What McDonald didn’t know at the time was that in response to that same information being in the public domain, as well as Virginia State Police hands, VSP had launched an investigation into her financial affairs. And it was Gregor, a white-collar crime expert of 10 years with VSP after retiring from 29 years with the FBI, who was assigned to head that VSP investigation. Particularly through opening portions of the interview, one can see Gregor leading McDonald into explanations of her financial role and authority at the EDA versus her targeted discussion of why she thought she was being scapegoated by her board and others for what she asserted were group decisions on financial transactions that suddenly her board of directors had “forgotten” they had authorized.

The issue of two EDA signatures, including a board representative’s along with hers, being required procedurally by the EDA on financial transactions was referenced by McDonald in the video interview with Gregor. That dual signature defense claim has led to prosecutorial counterclaims of forged signatures, including during early hearings when the case was still at the state level. The federal indictment on aggravated identity theft would indicate that it would be re-raised at this trial in at least one situation, believed to be a claim by ITFederal principal Truc “Curt” Tran regarding his signature appearing in one of McDonald’s real estate transactions. I believe it likely that would be the one involving all three witnesses heard earlier on September 13, Larry Tuttle Sr., Rappawan Vice-President William Vaught Jr., and Jeanette Campbell, regarding the Buck Mountain Road property bought and sold within about a month at a $600,000 loss.

That EDA board closed session scheduled for December 20, 2018, the day after the Gregor-McDonald interview, was called in the wake of increasing municipal and EDA scrutiny through 2018 about some of McDonald’s financial activities, including those personal real estate transactions involving the cash she claimed to have won through her Hollywood Casino slot machine activities. It was anticipated that her board would terminate her out of that Executive Session. In fact, McDonald told Gregor during that videotaped interview that she anticipated losing her job the next day due at least in part to then Warren County Administrator Doug Stanley turning her EDA board against her in retaliation for what she claimed was sexual harassment she was enduring from Stanley and another member or two of the community at the time. Stanley was one of the prosecution’s first witnesses in this trial, and his cross-examination reportedly one of the most, if not the most, explosive points of the trial. And darn, I missed it because I was on the far side of the prosecution’s witness list.

The EDA financial scandal has led to multiple civil court cases, with a string of liability convictions, appeals of some of those liability jury findings, and out-of-court settlements surrounding the estimated $ 26 million dollars alleged to have been moved illegally by McDonald and alleged co-conspirators to her and their personal benefit. McDonald herself settled out of civil court with the EDA, sending an estimated $9 million of real estate assets to the EDA under a “no-fault” settlement agreement in which she admitted no wrongdoing in acquiring those assets.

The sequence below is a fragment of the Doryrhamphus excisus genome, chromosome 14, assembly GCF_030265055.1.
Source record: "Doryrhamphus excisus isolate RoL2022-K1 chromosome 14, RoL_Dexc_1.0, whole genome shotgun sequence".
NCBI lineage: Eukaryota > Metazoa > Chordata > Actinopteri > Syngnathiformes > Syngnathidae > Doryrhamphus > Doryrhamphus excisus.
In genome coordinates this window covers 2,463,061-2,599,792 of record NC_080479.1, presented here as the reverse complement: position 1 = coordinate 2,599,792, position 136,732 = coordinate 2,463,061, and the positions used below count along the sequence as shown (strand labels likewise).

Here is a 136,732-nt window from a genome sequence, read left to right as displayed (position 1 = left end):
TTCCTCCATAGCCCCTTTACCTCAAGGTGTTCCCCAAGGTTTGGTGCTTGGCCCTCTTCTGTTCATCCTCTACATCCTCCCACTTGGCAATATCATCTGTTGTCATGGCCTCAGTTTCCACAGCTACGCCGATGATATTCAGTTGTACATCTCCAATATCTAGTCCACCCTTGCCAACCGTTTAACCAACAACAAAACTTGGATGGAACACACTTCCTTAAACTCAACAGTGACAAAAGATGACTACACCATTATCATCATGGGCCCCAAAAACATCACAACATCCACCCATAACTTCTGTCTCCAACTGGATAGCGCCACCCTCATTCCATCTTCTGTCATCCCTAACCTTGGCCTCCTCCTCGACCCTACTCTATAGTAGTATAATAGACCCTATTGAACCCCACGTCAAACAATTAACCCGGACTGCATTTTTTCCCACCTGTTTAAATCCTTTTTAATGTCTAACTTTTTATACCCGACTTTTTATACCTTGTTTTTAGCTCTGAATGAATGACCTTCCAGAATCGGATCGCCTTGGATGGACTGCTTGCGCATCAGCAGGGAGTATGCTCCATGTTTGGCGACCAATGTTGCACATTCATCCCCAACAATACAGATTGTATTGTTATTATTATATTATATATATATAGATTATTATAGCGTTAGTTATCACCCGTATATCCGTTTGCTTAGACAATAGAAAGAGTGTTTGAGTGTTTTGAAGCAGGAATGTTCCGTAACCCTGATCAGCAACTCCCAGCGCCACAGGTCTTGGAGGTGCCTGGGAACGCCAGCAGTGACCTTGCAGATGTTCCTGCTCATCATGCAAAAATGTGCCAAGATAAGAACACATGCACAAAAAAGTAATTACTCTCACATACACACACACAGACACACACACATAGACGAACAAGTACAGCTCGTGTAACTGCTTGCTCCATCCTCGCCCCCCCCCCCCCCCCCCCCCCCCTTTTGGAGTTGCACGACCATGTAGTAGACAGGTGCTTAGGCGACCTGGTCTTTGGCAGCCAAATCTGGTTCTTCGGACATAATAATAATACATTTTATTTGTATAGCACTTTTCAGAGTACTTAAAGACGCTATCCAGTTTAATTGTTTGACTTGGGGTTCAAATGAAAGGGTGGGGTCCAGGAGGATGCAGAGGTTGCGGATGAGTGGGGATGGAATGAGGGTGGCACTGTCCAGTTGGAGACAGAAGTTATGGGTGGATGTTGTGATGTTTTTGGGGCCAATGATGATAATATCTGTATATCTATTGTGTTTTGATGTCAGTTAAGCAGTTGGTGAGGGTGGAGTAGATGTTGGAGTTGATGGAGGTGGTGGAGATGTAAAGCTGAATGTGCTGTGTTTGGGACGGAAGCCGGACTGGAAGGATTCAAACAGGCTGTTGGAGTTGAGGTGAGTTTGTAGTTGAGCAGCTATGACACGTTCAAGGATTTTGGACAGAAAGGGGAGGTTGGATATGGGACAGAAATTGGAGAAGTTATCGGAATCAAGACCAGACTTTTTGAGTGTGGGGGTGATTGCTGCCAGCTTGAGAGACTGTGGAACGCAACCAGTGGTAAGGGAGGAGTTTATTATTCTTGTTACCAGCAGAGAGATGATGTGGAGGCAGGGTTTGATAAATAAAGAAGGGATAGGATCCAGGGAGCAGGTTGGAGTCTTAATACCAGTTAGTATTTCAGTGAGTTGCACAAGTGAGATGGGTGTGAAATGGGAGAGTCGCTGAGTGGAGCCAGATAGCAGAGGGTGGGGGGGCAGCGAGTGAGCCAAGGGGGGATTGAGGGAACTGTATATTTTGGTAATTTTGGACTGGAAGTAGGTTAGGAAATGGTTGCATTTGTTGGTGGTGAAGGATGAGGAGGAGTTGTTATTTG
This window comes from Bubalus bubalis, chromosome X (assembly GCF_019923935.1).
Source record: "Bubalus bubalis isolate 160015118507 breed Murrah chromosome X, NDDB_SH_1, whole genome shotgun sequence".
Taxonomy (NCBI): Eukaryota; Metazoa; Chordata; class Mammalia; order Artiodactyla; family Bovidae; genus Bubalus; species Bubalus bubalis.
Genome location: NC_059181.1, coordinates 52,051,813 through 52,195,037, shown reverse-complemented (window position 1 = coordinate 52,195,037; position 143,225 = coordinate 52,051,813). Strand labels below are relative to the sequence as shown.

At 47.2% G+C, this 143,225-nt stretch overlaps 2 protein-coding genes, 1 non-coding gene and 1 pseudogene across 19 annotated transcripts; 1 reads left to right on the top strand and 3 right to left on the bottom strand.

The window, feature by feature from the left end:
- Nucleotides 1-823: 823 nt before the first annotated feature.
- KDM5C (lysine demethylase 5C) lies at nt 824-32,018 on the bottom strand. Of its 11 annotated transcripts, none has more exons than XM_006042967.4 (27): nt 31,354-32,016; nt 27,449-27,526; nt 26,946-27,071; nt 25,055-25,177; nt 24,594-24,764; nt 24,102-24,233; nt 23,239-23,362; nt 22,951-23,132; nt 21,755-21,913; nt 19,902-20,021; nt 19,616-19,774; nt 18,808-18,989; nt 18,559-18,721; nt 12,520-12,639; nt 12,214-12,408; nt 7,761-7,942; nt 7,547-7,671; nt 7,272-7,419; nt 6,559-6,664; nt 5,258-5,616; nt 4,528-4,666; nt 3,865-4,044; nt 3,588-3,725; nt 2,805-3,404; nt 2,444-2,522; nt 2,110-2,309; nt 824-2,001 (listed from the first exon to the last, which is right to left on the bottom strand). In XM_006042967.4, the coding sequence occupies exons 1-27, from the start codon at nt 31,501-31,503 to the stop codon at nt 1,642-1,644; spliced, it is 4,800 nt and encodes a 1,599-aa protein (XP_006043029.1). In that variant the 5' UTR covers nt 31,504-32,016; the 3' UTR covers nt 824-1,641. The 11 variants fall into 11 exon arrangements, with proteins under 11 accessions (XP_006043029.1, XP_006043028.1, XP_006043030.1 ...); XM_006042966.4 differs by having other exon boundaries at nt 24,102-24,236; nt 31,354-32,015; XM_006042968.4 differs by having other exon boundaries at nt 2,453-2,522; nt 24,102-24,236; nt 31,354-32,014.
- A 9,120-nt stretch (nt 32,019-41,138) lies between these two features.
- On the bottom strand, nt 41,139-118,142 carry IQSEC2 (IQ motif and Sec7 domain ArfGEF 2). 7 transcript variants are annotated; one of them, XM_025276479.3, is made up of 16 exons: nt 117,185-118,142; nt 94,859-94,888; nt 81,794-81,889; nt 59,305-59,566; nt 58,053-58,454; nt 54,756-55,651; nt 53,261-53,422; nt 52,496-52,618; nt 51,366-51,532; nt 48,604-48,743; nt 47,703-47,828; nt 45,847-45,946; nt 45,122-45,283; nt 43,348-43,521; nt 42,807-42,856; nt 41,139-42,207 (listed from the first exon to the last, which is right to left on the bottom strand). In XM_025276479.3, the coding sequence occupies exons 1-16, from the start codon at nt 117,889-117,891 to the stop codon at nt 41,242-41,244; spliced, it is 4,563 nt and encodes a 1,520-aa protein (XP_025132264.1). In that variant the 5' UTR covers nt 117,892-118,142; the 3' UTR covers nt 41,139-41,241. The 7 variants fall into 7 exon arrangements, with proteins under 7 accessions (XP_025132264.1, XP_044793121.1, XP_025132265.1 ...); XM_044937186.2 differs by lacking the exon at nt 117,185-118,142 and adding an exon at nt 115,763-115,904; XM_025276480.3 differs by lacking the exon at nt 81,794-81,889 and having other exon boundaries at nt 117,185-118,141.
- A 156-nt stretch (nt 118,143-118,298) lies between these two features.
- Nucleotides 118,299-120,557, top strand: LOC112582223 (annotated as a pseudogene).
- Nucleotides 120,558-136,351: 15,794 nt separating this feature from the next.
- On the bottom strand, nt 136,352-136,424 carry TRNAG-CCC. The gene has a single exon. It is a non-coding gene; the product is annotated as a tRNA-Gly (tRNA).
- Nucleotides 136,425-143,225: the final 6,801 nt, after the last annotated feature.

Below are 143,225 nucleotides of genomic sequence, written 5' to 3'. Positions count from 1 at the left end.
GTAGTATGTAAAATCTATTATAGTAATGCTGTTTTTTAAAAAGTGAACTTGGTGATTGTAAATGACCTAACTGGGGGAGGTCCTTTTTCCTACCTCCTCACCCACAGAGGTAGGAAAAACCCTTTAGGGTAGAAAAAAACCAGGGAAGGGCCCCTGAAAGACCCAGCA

See Royal Examiner’s “EDA in FOCUS” NEWS section archives dating to the Examiner’s founding year of 2016 for further details – and a chronology of events.

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From Economic Pinnacle to Courtroom Spotlight: Jennifer McDonald’s $26-Million Scandal Unfolds – Day 9



Front Royal-Warren County Economic Development Authority’s Shining Star Faces Allegations of Massive Fraud.

For those who’ve watched Jennifer McDonald’s meteoric rise in the economic circles of Front Royal-Warren County, the news was nothing short of a shock. The woman once celebrated for her dynamic contribution to the Front Royal-Warren County Economic Development Authority (FR-WC EDA) now finds herself entangled in a complex web of accusations amounting to a mind-boggling $26 million fraud.

The scene is set in Harrisonburg, Virginia, where the courtroom of the U.S. v. Jennifer Rae McDonald case has been buzzing with activity. For nine court days, riveted attendees have heard testimonies that swing the pendulum of public opinion with each passing hour. Day 9 especially stood out. Judge Elizabeth K. Dillon presided over an intense session that spanned from daybreak to dusk. Key witnesses like Robert Boyd, Katrina Gochenour, and SA Justin Hasty gave their accounts, each narrative serving as a piece in the intricate puzzle that determines McDonald’s fate.

However, a significant twist arose when McDonald moved to exclude certain testimonies, particularly one from Roger Bianchini, a reporter with the Royal Examiner newspaper. McDonald’s primary contention revolves around an article Bianchini penned detailing her claims of slot machine winnings at the Hollywood Casino. McDonald showed Bianchini tax receipts as proof of her so-called success. While the government perceives this as pivotal evidence, McDonald’s legal team argues otherwise. They claim the article and testimonies based on it could derail the trial’s trajectory, casting shadows where clarity is sought. Ruling coming soon.

The trial’s continuation on 9/12/2023 promises more revelations and perhaps a step closer to unraveling the truth. For now, a community waits with bated breath, hoping the scales of justice will balance out, shedding light on a controversy that has overshadowed one of its most prominent figures.